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Encyclopedia > Lucullus
First Mithridatic War
Amnias (88 BC)Mount Scorobas (88 BC)Orchomenus (85 BC)Battle of Chaeronea (86 BC)- Tenedos (86 BC)
Third Mithridatic War
Cyzicus 74Cabira 72

Tigranocerta 69Artaxata 68Lycus 66 The First Mithridatic War was fought between the Roman Republic and Mithridates VI Eupator Dionysius, the king of Pontus. ... Combatants Pontus Bithynia Commanders Archelaus Nicomedes IV The Battle of the River Amnias was fought in 88 BC between Pontus and Bithynia. ... Combatants Pontus Rome Commanders Archelaus Manius Aquilius The Battle of Mount Scorobas was fought in 88 BC between Rome and Pontus. ... The Battle of Orchomenus was fought in 85 BC between Rome and the forces of Mithridates VI of Pontus. ... The Battle of Chaeronea was fought near Chaeronea, in Boeotia, in 86 BC during the First Mithridatic War, between Rome and King Mithridates VI of Pontus. ... Combatants Rome Pontus Commanders Lucius Licinius Lucullus Unknown The Battle of Tenedos was fought in 86 BC between the fleets of Rome and Pontus. ... Third Mithridatic War (75 - 65 BC) Mithridates VI had long been a thorn in Romes side, having launched two wars against the Roman Republic, in the early 1st century B.C. In response to the chaos in Rome, following the terror of Marius and Sullas dictatorship, the Empire... The Battle of Cyzicus was fought in 74 BC between Roman forces and the armies of Mithridates VI of Pontus. ... The Battle of Cabira was fought in 72 BC between Roman and Mithridatic forces. ... Tigranocerta (also spelled Dikranagerd) was the capital of the Armenian Empire that Tigranes the Great founded (95‑56BC) south of the present city of Diyarbakır, Turkey. ... The Battle of Artaxata was fought in 68 BC between Rome and Armenia. ... The Battle of the Lycus was fought in 66 BC between the army of Pompey the Great and the forces of Mithridates VI. Pompey easily won the battle, and Mithridates later committed suicide, ending the Third Mithridatic War. ...

Mithridatic Wars
FirstSecondThird

Lucius Licinius Lucullus (c. 118-56 BC) was a consul of ancient Rome, a supporter of Sulla and victor in the East. There were three Mithridatic Wars between Rome and Pontus in the first century BC. They are named for Mithridates VI who was King of Pontus at the time, and a famous enemy of Rome. ... The First Mithridatic War was fought between the Roman Republic and Mithridates VI Eupator Dionysius, the king of Pontus. ... The Second Mithridatic War (83-82 BCE) was fought between King Mithridates VI of Pontus and the Roman general Lucius Murena At the end of the First Mithridatic War, Sulla had left Mithridates in control of his kingdom of Pontus. ... Third Mithridatic War (75 - 65 BC) Mithridates VI had long been a thorn in Romes side, having launched two wars against the Roman Republic, in the early 1st century B.C. In response to the chaos in Rome, following the terror of Marius and Sullas dictatorship, the Empire... Licinius was the nomen of the gens Licinia of ancient Rome. ... The designation C: (sometimes C: ) is the drive letter that refers to the main partition (or portion of an hard drive) on an MS-DOS or Windows personal computer. ... Centuries: 3rd century BC - 2nd century BC - 1st century BC Decades: 160s BC 150s BC 140s BC 130s BC 120s BC - 110s BC - 100s BC 90s BC 80s BC 70s BC 60s BC Years: 123 BC 122 BC 121 BC 120 BC 119 BC - 118 BC - 117 BC 116 BC... Centuries: 2nd century BC - 1st century BC - 1st century Decades: 100s BC 90s BC 80s BC 70s BC 60s BC - 50s BC - 40s BC 30s BC 20s BC 10s BC 0s BC Years: 61 BC 60 BC 59 BC 58 BC 57 BC 56 BC 55 BC 54 BC 53... Consul (abbrev. ... i rule:Forum Romanum panorama 2. ... Lucius Cornelius Sulla Felix (Latin: L·CORNELIVS·L·F·P·N·SVLLA·FELIX) ¹ (ca. ...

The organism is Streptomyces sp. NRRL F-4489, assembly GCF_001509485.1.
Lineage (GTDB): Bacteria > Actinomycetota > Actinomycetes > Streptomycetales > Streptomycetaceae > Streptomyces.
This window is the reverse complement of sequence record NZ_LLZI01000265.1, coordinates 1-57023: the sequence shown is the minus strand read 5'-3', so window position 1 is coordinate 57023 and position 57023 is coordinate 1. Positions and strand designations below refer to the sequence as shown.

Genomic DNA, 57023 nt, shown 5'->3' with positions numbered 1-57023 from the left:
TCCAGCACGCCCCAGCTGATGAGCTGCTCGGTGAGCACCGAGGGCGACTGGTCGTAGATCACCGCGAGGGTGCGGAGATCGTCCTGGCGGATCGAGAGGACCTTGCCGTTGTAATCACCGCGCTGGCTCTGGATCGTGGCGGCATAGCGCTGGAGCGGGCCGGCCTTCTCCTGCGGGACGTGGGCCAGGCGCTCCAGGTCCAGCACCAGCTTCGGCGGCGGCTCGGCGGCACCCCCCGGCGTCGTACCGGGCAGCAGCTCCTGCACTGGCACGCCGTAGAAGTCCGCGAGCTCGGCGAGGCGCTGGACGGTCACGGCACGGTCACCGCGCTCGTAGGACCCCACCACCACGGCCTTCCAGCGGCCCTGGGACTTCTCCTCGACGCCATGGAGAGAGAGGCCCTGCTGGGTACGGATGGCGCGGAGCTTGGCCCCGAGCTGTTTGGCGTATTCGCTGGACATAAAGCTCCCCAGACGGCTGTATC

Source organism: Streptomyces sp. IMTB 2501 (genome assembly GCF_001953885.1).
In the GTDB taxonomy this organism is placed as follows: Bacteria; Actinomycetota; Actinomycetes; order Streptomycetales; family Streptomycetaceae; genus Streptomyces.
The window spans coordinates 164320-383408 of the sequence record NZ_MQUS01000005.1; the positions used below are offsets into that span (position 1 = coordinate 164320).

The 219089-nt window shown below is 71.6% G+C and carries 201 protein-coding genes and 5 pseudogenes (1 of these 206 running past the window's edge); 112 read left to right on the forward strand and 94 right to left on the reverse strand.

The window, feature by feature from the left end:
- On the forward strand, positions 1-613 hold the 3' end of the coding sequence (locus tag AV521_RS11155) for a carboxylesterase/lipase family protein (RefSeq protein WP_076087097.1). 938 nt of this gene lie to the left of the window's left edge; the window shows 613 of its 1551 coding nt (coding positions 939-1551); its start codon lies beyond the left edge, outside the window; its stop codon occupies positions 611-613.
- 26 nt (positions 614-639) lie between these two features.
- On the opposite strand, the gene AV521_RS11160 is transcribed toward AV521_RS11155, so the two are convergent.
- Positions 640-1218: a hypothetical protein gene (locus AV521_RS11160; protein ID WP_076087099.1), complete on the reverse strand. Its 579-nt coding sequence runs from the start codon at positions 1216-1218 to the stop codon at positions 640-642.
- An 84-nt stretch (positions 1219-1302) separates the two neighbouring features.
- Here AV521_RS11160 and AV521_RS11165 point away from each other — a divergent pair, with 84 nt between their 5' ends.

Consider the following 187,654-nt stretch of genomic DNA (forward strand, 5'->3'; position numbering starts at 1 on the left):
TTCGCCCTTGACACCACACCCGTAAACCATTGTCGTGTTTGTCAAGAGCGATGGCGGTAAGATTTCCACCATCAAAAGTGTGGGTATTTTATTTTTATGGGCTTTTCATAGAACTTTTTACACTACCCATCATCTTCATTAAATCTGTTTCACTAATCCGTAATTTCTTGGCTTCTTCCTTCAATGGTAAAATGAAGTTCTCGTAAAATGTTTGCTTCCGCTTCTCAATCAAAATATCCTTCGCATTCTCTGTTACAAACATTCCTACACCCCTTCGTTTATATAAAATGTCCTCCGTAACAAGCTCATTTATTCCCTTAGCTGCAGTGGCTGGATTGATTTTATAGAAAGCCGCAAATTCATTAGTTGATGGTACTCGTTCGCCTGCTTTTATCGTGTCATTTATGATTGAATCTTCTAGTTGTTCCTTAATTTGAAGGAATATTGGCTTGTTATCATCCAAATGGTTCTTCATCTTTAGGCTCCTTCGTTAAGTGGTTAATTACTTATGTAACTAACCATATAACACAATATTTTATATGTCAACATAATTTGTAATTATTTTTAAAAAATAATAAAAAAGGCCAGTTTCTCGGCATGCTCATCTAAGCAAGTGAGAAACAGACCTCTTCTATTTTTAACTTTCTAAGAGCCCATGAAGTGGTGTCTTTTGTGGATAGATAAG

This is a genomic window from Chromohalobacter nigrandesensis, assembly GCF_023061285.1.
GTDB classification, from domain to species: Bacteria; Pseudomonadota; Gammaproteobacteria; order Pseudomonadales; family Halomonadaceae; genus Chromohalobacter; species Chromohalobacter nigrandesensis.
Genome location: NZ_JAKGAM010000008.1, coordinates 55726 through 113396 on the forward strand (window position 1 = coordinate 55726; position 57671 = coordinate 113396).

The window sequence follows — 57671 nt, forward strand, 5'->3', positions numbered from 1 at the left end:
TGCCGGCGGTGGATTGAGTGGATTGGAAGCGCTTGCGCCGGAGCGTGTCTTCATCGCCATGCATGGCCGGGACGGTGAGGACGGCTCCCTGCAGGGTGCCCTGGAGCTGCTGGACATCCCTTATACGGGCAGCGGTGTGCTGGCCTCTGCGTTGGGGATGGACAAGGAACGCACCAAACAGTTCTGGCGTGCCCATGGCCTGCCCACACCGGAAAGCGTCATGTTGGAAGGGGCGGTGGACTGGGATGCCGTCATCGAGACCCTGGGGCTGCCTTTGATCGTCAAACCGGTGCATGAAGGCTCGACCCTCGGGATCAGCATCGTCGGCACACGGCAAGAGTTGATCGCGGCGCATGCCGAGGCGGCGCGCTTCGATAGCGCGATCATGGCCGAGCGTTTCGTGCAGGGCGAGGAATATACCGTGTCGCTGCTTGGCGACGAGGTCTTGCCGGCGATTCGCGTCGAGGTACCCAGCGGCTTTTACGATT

Contents


Biography

Born in Rome, he was a grandson of the consul Lucius Licinius Lucullus, and son of Caecilia Metella Calva, sister of Quintus Caecilius Metellus Numidicus and of Lucius Caecilius Metellus Dalmaticus (who was the father of Caecilia Metella Dalmatica, Lucius Cornelius Sulla´s third wife). Initially serving in the Social War under Sulla, as quaestor in 88 BC he was the only officer to support Sulla's march on Rome. He also supported Sulla in the First Mithridatic War, winning the naval Battle of Tenedos for him. This is the current Article Improvement Drive collaboration! CAST YOUR VOTE for next weeks article For other uses, see Rome (disambiguation). ... Two notables of ancient Rome share the name Lucius Licinius Lucullus. The first was a novus homo who became consul in 151 BC. He was imprisoned by the tribunes for attempting to enforce a troop levy too harshly. ... The Caecilii Metellii was one of the most important and wealthiest families in the Roman Republic. ... Template:Campaignbox Social War This article is about the conflict between Rome and her allies between 91 and 88 BC The Social War (also called the Italian War or the Marsic War, Social come from Socii meaning ¨Allies¨) was a war from 91 – 88 BC between the Roman Republic and... Quaestors were elected officials of the Roman Republic who supervised the treasury and financial affairs of the state, its armies and its officers. ... Centuries: 2nd century BC - 1st century BC - 1st century Decades: 130s BC 120s BC 110s BC 100s BC 90s BC - 80s BC - 70s BC 60s BC 50s BC 40s BC 30s BC Years: 93 BC 92 BC 91 BC 90 BC 89 BC - 88 BC - 87 BC 86 BC 85... The First Mithridatic War was fought between the Roman Republic and Mithridates VI Eupator Dionysius, the king of Pontus. ... Combatants Rome Pontus Commanders Lucius Licinius Lucullus Unknown The Battle of Tenedos was fought in 86 BC between the fleets of Rome and Pontus. ...